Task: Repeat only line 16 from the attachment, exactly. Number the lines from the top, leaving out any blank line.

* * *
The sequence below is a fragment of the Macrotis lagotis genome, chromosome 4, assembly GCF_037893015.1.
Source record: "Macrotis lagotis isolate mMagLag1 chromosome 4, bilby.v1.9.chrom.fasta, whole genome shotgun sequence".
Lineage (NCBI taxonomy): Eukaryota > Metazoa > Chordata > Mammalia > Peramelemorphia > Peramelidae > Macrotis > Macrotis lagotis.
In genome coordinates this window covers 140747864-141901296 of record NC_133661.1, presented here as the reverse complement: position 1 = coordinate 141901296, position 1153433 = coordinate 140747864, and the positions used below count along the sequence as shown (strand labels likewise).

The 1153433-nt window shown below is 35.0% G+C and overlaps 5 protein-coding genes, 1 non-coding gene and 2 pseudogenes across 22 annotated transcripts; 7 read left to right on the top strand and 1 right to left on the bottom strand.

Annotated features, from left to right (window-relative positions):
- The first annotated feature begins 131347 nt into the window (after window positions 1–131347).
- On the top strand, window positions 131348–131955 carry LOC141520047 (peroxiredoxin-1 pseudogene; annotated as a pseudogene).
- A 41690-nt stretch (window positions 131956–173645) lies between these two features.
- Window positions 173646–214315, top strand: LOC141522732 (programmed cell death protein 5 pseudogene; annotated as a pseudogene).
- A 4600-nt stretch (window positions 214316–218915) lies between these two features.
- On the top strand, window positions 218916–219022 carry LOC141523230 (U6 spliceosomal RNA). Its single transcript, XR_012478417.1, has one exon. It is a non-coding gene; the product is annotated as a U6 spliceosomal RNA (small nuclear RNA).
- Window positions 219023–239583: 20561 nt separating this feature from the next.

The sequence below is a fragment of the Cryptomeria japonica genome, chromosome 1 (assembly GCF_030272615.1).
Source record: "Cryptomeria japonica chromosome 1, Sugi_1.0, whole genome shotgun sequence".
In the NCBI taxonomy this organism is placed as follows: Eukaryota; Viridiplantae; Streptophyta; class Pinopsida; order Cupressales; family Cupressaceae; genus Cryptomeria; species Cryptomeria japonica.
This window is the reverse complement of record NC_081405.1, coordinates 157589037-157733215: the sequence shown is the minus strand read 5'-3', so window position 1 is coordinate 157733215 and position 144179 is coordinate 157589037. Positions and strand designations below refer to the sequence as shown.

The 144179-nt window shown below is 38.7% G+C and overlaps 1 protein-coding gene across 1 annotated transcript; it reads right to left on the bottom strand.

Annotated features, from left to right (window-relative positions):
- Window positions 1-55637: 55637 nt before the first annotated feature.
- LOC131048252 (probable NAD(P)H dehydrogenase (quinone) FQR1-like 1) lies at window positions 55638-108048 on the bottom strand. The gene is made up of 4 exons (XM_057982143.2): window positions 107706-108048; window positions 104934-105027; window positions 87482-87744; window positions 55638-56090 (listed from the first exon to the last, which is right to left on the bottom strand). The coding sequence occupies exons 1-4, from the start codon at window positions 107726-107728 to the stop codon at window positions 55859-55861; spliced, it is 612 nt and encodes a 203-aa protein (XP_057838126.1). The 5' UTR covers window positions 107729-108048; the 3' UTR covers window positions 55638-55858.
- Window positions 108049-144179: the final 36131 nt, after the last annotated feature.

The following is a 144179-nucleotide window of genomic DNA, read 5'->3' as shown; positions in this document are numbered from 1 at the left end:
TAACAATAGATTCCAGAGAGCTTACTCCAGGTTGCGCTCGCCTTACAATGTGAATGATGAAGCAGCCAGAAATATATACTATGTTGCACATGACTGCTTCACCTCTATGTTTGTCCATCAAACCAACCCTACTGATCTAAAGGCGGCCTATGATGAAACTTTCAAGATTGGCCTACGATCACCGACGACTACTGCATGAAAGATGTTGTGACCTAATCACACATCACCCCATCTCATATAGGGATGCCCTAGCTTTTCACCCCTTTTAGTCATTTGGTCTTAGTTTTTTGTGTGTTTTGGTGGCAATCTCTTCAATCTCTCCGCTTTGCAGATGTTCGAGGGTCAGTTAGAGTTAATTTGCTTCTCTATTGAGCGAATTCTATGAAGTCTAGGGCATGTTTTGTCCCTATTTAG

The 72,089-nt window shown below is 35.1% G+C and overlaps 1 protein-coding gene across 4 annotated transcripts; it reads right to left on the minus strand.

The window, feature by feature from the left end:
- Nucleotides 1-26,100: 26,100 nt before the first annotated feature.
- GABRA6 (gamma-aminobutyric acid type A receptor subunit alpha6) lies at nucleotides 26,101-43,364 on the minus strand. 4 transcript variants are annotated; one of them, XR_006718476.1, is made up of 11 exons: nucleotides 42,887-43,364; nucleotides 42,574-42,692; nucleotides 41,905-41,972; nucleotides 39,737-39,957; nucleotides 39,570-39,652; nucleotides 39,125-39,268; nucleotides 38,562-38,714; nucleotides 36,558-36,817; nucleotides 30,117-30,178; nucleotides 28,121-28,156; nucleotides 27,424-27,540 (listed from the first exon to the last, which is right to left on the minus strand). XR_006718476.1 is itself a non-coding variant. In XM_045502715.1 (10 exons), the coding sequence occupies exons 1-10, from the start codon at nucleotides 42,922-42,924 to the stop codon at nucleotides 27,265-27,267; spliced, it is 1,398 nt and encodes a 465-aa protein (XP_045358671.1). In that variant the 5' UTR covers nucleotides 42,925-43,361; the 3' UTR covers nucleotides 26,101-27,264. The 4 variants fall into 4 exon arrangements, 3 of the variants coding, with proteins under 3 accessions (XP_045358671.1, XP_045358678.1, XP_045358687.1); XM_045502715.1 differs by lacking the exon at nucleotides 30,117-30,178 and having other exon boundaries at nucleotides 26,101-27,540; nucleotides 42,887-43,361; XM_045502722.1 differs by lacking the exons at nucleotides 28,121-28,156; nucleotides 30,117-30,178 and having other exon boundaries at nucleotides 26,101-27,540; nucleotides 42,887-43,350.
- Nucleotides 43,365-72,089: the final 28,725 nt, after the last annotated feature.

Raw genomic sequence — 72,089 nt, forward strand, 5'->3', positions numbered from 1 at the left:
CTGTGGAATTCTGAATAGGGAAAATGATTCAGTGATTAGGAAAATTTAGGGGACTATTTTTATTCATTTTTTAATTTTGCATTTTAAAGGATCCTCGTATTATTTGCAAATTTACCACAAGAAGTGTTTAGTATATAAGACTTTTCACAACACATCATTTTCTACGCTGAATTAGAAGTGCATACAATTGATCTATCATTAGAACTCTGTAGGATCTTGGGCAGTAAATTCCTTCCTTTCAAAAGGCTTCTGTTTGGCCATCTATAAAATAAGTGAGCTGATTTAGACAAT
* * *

In the NCBI taxonomy this organism is placed as follows: Eukaryota; Viridiplantae; Streptophyta; class Pinopsida; order Cupressales; family Cupressaceae; genus Cryptomeria; species Cryptomeria japonica.